October 9, 2008
Students Get Perks for Doing Right Thing
By BARBARA WILLIAMS, STAFF WRITER
How do you encourage middle school students to be kind and courteous? At the Martin J. Ryerson Middle School in Ringwood, administrators are looking to "catch" students who hand in their homework every day, pick up after themselves or do what their teachers ask.
"We're not talking about anything extraordinary, just doing what you've been taught by your parents," said Vice Principal Merry Nichols. "Every person has a chance to win. One student last year said 'this is probably the only time I'll have my name up on a poster for something good.' "
Indeed, in this program, any student can be recognized for doing such mundane things as waiting patiently in line, respecting school property or not getting out of his seat during lunch.
John Schaffer, 12, won a $5 gift certificate for doing just that. The seventh-grader said, "I just glue myself to my seat" every day instead of getting up to sit with other people.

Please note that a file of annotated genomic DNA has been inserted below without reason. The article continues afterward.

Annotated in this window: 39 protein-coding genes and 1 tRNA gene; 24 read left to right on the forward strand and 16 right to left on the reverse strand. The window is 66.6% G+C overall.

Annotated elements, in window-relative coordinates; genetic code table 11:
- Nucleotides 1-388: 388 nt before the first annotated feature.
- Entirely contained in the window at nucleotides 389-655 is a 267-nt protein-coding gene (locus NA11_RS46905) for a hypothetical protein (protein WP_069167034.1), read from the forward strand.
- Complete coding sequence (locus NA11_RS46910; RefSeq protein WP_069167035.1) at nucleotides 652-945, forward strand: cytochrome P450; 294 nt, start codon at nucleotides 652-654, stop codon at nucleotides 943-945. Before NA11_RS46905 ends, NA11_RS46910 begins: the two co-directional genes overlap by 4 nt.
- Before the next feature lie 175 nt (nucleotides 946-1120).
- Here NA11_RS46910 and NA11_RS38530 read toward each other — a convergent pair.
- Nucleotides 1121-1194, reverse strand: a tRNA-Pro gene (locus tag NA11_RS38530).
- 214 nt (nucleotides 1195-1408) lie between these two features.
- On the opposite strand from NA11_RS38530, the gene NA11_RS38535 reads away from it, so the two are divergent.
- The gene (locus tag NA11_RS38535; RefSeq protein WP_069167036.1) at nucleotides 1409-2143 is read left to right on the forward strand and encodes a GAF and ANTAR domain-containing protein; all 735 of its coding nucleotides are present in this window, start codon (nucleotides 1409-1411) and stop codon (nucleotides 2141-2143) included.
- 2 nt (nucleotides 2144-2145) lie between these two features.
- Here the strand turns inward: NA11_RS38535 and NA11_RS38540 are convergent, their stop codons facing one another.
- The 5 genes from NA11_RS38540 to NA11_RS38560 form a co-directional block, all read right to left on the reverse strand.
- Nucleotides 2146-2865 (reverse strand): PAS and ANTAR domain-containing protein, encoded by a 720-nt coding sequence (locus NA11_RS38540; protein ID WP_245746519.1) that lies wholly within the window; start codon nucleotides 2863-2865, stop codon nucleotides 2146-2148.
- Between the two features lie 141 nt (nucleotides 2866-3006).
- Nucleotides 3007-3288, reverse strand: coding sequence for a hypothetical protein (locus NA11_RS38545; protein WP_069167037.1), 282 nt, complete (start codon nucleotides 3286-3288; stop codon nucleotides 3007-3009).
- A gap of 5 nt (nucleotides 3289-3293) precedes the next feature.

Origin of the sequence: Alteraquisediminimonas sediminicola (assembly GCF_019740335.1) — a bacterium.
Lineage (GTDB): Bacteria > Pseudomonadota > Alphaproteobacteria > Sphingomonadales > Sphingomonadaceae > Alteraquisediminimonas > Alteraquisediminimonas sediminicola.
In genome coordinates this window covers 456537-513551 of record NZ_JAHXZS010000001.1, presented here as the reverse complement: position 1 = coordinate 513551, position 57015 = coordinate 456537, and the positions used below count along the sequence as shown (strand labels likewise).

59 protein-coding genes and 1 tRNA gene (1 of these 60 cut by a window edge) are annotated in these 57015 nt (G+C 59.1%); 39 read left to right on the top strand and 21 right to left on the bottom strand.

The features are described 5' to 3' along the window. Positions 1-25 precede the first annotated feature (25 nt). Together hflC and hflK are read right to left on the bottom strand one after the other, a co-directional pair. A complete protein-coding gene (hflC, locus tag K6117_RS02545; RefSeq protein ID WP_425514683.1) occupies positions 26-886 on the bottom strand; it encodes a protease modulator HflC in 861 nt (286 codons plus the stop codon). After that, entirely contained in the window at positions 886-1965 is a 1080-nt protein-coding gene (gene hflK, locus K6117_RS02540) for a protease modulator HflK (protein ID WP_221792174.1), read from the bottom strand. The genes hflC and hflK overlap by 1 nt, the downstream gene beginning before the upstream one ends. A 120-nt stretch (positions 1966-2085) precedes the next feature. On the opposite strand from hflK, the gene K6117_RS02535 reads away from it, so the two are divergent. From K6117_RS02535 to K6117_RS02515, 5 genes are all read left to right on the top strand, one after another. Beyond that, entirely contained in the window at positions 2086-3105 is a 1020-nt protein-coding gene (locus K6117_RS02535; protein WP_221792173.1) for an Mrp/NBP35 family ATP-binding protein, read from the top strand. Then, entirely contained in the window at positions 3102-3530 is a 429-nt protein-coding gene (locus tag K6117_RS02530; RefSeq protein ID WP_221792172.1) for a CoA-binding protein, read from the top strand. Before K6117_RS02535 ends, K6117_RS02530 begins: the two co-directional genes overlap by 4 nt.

"Well, if you get caught doing that, you get detention and if I get detention, my parents will take away my video games," John explained. "It's just not worth it.
"But this whole 'doing the right thing' is really good because it's trying to get people to do something nice for others," John said.
Students are handed coupons by teachers, administrators, custodians, lunch aides -- anyone who sees them behaving well.
Once a month, the students turn in all their coupons, and two are picked from each grade -- sixth, seventh, and eighth.
Each winner receives a $5 gift certificate to area stores. The program is funded through the school's Parent-Teacher Organization.
Since chances of winning are slim -- there were 50 coupons for seventh-graders and nearly 400 for sixth-graders in September - there is another incentive. Every student with a coupon gets a "vice principal" certificate that is redeemable for one of three things: a no-homework coupon, one-day-late homework pass or five points added to a test score.
"I really got my coupon accidentally," said Devon Gardiner, the other seventh-grade winner. "I helped my teacher cut out little letter 'e's that we needed for our lab and she handed me one. I wasn't even thinking about this when I did it.
"You get these when you're really just doing the right thing, nothing special," Devon said.
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